Let’s Learn to ask Right question, ‘Do I really need this?’

Shrimad Rajchandra, a brilliant young Jain philosopher who became Gandhi’s spiritual mentor, convinced him of “the subtlety and profundity” of Hinduism, the religion of his birth. And it was the Bhagavadgita, which Gandhi had first read in London, that became his “spiritual dictionary” and exercised probably the greatest single influence on his life. Two Sanskrit words in the Gita particularly fascinated him. One was aparigraha (“nonpossession”), which implies that people have to jettison the material goods that cramp the life of the spirit and to shake off the bonds of money and property. The other was samabhava (“equability”), which enjoins people to remain unruffled by pain or pleasure, victory or defeat, and to work without hope of success or fear of failure.

Aparigraha, a fundamental principle rooted in ancient Indian philosophy, offers profound insights into living a more balanced and fulfilling life. Derived from the Sanskrit words “apari” meaning non-attachment and “graha” meaning greed or possessiveness, Aparigraha encourages individuals to let go of material possessions and detach themselves from the constant craving for more. This principle goes beyond the realm of materialism, extending to relationships, emotions, and even our impact on the environment. By exploring the origins, understanding the concept, and examining its practical applications, this article delves into the depth of Aparigraha and its potential to bring about greater inner peace, contentment, and sustainability in our lives.

The idea that human nature is inherently greedy is a debated topic, and perspectives vary. However, if one wishes to practice nonpossession, regardless of their views on human nature, they can adopt various approaches inspired by philosophical, spiritual, and practical teachings. Here are some ways to practice nonpossession.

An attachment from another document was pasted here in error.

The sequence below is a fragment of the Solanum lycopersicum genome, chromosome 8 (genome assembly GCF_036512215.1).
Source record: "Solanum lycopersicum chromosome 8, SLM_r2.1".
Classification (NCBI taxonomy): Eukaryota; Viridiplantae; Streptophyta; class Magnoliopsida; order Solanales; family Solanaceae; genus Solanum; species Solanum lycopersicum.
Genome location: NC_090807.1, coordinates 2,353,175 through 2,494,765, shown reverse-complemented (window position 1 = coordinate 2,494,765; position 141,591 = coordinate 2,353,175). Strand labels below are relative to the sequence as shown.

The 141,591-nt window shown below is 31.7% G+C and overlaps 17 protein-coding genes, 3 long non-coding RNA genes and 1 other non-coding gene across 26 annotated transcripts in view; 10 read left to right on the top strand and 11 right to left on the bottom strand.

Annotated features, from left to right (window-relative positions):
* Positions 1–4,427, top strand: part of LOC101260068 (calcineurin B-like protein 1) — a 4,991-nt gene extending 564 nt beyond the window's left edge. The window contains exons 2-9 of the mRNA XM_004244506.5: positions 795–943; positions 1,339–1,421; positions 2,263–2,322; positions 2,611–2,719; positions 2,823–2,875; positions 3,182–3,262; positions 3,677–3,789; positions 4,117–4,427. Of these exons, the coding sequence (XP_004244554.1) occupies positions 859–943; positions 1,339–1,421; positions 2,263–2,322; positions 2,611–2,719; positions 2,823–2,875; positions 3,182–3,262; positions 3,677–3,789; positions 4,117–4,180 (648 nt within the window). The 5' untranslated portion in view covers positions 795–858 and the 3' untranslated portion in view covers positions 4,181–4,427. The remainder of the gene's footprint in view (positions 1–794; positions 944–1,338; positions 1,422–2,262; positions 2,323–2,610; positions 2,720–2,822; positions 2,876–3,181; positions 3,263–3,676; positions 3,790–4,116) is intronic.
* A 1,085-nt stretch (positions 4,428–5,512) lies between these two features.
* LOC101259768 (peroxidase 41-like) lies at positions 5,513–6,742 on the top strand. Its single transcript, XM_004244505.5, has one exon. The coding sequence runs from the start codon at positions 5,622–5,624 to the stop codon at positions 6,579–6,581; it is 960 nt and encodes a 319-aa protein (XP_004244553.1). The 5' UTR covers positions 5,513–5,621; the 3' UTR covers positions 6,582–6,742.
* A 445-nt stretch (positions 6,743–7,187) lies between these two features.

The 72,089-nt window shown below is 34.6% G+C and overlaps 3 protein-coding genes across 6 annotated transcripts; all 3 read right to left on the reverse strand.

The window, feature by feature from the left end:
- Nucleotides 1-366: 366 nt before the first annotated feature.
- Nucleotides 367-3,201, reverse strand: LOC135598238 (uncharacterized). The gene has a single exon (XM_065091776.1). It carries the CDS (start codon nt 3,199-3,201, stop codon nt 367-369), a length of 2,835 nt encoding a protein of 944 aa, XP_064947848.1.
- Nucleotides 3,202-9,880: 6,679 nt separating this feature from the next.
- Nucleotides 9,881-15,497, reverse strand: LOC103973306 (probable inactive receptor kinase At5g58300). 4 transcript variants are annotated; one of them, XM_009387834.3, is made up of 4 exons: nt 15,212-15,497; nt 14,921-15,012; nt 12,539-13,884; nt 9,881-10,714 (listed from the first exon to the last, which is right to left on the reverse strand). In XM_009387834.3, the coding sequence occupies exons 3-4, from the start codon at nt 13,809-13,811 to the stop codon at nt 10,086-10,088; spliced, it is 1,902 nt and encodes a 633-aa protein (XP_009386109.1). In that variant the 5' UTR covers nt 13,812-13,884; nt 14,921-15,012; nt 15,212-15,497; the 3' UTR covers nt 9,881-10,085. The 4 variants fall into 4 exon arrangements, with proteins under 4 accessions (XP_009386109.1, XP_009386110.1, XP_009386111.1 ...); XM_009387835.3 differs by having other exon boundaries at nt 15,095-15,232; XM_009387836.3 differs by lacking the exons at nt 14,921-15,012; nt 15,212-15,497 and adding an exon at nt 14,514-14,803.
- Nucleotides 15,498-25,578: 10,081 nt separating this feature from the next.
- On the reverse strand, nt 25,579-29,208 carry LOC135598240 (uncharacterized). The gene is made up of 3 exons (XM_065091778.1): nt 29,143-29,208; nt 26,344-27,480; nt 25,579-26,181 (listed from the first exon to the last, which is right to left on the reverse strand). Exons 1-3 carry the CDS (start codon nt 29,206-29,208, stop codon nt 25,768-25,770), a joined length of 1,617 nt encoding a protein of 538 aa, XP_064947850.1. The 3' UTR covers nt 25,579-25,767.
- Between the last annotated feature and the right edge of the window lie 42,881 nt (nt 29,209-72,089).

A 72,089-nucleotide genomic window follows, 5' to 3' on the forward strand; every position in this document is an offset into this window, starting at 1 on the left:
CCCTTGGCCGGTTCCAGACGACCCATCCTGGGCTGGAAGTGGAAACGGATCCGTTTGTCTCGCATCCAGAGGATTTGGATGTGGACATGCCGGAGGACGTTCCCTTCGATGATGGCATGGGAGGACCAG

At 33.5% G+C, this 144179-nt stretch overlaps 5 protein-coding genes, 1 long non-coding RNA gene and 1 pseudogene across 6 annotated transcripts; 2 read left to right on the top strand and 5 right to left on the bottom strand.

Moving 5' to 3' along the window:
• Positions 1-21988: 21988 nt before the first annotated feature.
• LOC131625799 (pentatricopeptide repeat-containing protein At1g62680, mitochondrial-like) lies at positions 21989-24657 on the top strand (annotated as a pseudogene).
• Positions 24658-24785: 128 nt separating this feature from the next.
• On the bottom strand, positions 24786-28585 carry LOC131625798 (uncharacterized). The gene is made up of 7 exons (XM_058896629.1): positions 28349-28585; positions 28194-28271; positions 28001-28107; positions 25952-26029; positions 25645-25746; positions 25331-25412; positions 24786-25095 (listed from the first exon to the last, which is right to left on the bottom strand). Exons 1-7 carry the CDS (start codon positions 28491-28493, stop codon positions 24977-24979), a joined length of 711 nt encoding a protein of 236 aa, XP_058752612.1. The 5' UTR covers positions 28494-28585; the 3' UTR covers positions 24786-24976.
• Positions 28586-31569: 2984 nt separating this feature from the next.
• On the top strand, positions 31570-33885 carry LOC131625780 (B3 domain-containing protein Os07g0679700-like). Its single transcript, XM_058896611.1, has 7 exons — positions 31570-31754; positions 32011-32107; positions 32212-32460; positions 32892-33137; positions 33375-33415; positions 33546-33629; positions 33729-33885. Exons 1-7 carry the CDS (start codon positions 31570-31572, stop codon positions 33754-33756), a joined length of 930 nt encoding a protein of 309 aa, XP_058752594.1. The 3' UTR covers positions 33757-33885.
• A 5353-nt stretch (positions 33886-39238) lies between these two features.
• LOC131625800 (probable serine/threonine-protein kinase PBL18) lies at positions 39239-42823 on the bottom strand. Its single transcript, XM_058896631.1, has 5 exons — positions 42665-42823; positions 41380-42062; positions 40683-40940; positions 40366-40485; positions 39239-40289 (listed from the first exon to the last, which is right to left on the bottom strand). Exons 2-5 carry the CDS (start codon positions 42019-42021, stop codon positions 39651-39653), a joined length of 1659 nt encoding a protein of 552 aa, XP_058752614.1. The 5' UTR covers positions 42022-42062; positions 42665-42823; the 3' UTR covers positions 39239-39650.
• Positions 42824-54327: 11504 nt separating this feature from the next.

The Benefits of Practicing Aparigraha:

When we wholeheartedly embrace the practice of aparigraha, we open ourselves up to a host of benefits that enrich our lives.

  1. Reduced Stress and Anxiety: Letting go of the need to accumulate and constantly pursue more can alleviate the stress and anxiety that often accompany materialistic mindsets. By focusing on what truly matters, we find contentment and peace in the present moment.
  2. Increased Clarity and Inner Peace: Aparigraha helps clear the clutter in our minds, allowing us to see things with greater clarity. Without the burden of attachment, we can make decisions with a calmer and more discerning mind, leading us towards inner peace.
  3. Embracing Simplicity and Freedom: Practicing aparigraha invites us to embrace a simpler and more minimalistic lifestyle. By letting go of the excess, we experience a newfound freedom that liberates us from the constant pursuit of material possessions and societal expectations.

Finally, cultivating mindfulness is key to navigating our consumer-based society. Instead of mindlessly swiping our credit cards, let’s pause and ask ourselves: Do I really need this? Will it bring me long-term happiness? By practicing mindfulness in our consumption habits, we can make wiser choices, support sustainable businesses, and find contentment in the present moment rather than in the next purchase.

So, let’s challenge the status quo, embrace Aparigraha, and break free from the shackles of consumerism. Because at the end of the day, it’s not the things we own that define us, but the experiences, relationships, and personal growth that truly enrich our lives.

Dr. Sejal Shah (Ph.D.)